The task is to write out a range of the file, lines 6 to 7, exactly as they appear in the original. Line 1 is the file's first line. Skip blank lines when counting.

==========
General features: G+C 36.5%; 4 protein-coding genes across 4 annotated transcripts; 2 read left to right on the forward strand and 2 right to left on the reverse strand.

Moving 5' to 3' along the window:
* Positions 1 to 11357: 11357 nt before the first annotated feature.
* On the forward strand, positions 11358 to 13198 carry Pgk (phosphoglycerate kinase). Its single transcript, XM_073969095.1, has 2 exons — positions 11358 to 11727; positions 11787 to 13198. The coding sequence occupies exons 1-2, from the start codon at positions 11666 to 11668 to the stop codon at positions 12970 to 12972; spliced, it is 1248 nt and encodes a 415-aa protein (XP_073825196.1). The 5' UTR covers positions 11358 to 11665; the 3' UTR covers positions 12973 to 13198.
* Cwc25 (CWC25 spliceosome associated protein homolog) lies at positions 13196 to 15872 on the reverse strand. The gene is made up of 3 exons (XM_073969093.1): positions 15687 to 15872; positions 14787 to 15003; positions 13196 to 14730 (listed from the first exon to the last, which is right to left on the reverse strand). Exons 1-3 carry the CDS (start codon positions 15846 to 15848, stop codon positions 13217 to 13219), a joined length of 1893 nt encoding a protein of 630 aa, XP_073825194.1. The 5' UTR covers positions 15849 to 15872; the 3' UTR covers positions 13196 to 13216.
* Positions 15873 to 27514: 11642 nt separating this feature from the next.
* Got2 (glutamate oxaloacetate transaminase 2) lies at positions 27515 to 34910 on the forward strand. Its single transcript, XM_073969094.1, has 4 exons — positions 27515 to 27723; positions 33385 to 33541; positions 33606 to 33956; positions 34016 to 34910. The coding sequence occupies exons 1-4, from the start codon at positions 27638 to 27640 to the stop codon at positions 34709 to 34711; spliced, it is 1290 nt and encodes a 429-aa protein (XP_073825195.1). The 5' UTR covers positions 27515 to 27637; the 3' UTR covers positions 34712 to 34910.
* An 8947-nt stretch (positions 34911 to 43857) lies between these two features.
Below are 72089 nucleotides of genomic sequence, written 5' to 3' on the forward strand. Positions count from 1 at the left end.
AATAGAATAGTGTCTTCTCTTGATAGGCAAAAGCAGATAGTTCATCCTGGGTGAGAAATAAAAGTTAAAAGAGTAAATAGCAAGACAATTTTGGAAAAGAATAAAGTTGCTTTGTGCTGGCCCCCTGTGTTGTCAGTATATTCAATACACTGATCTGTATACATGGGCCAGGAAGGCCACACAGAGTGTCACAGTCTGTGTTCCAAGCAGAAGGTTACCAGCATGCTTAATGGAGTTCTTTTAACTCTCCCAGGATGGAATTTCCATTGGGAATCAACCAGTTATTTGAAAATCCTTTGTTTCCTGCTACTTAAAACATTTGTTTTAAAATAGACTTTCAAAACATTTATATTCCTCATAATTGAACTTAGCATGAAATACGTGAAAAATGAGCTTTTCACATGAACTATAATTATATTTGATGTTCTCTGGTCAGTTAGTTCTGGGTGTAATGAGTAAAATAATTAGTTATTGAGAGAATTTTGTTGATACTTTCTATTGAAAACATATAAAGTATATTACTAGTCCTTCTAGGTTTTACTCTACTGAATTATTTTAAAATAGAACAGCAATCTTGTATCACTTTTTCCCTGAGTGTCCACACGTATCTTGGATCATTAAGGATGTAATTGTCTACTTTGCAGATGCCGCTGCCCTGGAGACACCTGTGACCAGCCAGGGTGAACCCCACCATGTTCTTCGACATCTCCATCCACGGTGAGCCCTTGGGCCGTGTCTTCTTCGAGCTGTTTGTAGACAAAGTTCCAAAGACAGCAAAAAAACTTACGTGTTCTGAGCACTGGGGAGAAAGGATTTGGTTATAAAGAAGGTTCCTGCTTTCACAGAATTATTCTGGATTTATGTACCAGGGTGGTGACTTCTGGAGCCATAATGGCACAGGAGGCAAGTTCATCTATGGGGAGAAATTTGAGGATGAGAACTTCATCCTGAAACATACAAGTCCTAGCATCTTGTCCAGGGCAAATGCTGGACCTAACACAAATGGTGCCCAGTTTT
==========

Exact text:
* Positions 15873 to 27514: 11642 nt separating this feature from the next.
* Got2 (glutamate oxaloacetate transaminase 2) lies at positions 27515 to 34910 on the forward strand. Its single transcript, XM_073969094.1, has 4 exons — positions 27515 to 27723; positions 33385 to 33541; positions 33606 to 33956; positions 34016 to 34910. The coding sequence occupies exons 1-4, from the start codon at positions 27638 to 27640 to the stop codon at positions 34709 to 34711; spliced, it is 1290 nt and encodes a 429-aa protein (XP_073825195.1). The 5' UTR covers positions 27515 to 27637; the 3' UTR covers positions 34712 to 34910.